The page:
But he soon acknowledged what was even more obvious. Utah's lackluster 0-3 run during the first three contests of a four-game East Coast road trip has clearly marked a low point this season for the Jazz (27-16).
Utah was first humbled and embarrassed during back-to-back losses to struggling Washington and New Jersey teams that have a combined 24-70 record.
But that was nothing compared with the way the Celtics (33-9) totally trampled the Jazz. Performing and looking exactly like a team that holds the second-best record in the NBA, Boston completely outplayed and outclassed Utah.
The Celtics led by as many as 25 points, while the Jazz never held an advantage. Boston shot 55.2 percent from the field, 42.9 percent from the 3-point line and 87.1 percent from the free-throw line. The Celtics distributed 31 assists on 37 made field goals, while a Utah team that heavily relies on streamlined offensive execution committed more turnovers (21) than it distributed assists (19).
But the lopsided numbers were only part of the story. The Jazz again lacked energy and focus, and Utah once again started slow Boston led 27-12 with 3 minutes, 21 seconds left in the first quarter.
In turn, the Jazz moved further away from the team that soared through a seven-game winning streak from Nov. 20 to Dec. 1 a squad known throughout the league for its resiliency and highlighted by a series of thrilling comeback victories and closer to a club that is in a major midseason slump.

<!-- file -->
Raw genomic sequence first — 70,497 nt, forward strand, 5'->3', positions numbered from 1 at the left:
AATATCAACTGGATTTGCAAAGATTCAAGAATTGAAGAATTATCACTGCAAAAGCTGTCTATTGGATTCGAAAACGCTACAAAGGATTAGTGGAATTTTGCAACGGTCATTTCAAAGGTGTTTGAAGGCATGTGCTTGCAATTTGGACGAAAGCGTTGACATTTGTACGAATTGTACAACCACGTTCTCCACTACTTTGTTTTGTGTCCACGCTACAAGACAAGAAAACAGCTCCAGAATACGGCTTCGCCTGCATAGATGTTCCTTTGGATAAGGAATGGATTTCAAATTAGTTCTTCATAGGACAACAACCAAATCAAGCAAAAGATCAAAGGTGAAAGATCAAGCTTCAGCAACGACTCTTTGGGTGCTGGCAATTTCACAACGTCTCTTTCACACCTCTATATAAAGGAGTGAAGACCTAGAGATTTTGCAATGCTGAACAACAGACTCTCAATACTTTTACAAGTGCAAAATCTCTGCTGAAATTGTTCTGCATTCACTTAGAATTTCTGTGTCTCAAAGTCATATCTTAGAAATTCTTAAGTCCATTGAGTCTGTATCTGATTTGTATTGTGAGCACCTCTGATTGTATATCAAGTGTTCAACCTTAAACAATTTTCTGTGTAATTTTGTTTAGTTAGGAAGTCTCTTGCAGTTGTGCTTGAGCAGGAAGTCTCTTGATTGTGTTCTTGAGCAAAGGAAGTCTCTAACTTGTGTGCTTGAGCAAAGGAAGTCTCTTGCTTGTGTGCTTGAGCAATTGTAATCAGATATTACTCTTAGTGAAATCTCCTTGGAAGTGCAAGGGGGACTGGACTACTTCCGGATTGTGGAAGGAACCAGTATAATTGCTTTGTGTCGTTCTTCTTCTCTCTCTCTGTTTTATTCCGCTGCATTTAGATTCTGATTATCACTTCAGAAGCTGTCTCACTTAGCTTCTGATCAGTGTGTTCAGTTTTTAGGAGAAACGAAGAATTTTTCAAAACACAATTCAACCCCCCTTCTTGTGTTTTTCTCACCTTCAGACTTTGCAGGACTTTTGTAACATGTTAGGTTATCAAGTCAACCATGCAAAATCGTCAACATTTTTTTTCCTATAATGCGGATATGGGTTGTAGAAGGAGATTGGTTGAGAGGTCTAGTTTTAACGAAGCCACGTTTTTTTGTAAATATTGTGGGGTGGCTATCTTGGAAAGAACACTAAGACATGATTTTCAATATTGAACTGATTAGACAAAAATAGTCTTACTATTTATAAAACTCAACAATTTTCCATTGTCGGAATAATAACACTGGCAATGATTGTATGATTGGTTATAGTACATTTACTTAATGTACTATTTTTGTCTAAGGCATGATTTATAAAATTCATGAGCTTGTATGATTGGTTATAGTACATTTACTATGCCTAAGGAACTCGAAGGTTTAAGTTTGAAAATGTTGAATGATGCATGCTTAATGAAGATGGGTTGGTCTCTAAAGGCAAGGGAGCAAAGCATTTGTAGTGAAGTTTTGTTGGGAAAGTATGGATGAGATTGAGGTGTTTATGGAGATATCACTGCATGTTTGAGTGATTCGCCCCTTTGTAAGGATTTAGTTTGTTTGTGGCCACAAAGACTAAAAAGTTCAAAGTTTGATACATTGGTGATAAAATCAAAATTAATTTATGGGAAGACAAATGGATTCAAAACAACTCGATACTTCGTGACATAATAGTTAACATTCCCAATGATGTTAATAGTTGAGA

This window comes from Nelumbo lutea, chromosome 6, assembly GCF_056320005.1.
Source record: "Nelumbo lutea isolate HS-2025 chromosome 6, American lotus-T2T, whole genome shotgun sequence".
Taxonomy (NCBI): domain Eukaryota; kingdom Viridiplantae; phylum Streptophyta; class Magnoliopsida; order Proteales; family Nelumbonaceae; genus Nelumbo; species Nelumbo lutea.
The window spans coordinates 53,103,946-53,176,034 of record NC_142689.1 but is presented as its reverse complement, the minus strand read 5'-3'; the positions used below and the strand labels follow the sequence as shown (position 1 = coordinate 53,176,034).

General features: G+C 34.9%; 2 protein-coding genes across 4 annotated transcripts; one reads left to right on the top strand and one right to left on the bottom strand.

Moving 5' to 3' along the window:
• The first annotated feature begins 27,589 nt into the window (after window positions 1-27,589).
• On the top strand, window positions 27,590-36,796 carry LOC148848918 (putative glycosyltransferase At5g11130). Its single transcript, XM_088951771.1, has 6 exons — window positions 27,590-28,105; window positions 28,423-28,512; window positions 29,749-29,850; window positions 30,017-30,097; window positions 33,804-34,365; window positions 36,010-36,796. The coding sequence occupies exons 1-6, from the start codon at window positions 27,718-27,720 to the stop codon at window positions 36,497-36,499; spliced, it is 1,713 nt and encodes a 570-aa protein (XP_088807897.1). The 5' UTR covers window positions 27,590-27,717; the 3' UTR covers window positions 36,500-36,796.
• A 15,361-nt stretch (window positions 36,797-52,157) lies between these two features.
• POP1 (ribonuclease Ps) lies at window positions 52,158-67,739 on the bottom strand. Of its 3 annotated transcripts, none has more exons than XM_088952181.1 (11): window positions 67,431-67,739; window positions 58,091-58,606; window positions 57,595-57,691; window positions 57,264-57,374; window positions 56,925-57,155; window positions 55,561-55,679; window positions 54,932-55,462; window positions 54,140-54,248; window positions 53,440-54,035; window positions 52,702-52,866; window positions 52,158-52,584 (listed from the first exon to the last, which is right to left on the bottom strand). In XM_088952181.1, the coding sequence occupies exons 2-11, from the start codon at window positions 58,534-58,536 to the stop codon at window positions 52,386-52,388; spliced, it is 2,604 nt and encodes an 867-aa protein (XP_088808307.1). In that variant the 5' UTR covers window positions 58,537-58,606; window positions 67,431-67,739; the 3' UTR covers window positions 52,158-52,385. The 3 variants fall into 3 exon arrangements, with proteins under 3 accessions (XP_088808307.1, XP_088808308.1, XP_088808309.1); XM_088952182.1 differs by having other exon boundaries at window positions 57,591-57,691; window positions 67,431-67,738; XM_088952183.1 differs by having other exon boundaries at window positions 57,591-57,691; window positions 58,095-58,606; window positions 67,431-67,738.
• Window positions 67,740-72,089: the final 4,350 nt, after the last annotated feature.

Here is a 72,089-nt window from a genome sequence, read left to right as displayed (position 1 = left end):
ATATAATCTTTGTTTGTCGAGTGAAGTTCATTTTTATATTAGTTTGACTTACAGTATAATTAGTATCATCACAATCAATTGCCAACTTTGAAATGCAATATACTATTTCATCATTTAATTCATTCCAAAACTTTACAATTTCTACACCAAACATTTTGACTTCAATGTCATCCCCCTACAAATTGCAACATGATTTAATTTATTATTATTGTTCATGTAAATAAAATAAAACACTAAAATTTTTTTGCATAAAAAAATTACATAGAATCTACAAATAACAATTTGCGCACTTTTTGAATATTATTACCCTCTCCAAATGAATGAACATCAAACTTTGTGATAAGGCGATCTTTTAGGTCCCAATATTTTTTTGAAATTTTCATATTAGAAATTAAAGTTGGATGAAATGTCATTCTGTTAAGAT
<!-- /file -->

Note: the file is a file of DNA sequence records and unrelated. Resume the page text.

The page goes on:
"It's rough. It's been rough all season. And it's getting worse," said Williams, who was held to a season-low five points on 1-of-4 shooting.
Reserve guard Earl Watson topped the Jazz with 12 points. Kevin Garnett who constantly exploited Utah's lack of inside height led the Celtics with 21.
Williams was plagued by early foul trouble he picked up two personal fouls just 3:42 into the game while Jazz stars Paul Millsap, Al Jefferson and C.J. Miles all saw their time limited due to fouls.
Williams said the calls instantly killed his rhythm, taking him out of a game that he was pumped to play in the hope that Utah would rediscover its "swagger."
Miles pointed out, though, that the Jazz allowed themselves to be mentally removed from the contest as fouls quickly piled up, which, in turn, allowed a machinelike Boston squad to fire away at will.
"We were mad four minutes into the game," Miles said.
Then he delivered a stronger message.
Miles said that a Utah team known for its year-to-year consistency is about to be seriously tested. The Jazz have lost three consecutive games for the first time in more than a year a period when Carlos Boozer, Wesley Matthews and Kyle Korver were still wearing Utah uniforms.
Longtime Utah guard Ronnie Price said that he doesn't know what's going on with the Jazz right now, while Williams acknowledged that it isn't in coach Jerry Sloan's character to make a sudden lineup change just to find a spark.
Thus, the Jazz are going to have to discover the light themselves. And a team that has prided itself since training camp on improved chemistry, a tight locker room and on-the-court, all-for-one accountability is going to have to stick together and unearth the answer on its own.
"This is the first time it's been this bad with these new faces," Miles said.
"Now we'll see what's going to happen. Who we are, what we want to do, if we want to win how bad we want to win. Nobody's going to give us nothing."
R In short • The Jazz are blown out by the Boston Celtics 110-86 Friday on the road.
Key stat • Utah guard Deron Williams scores a season-low five points on 1-of-4 shooting.
Key moment • Leading 59-41 at halftime, Boston begins the third quarter with a 13-7 run.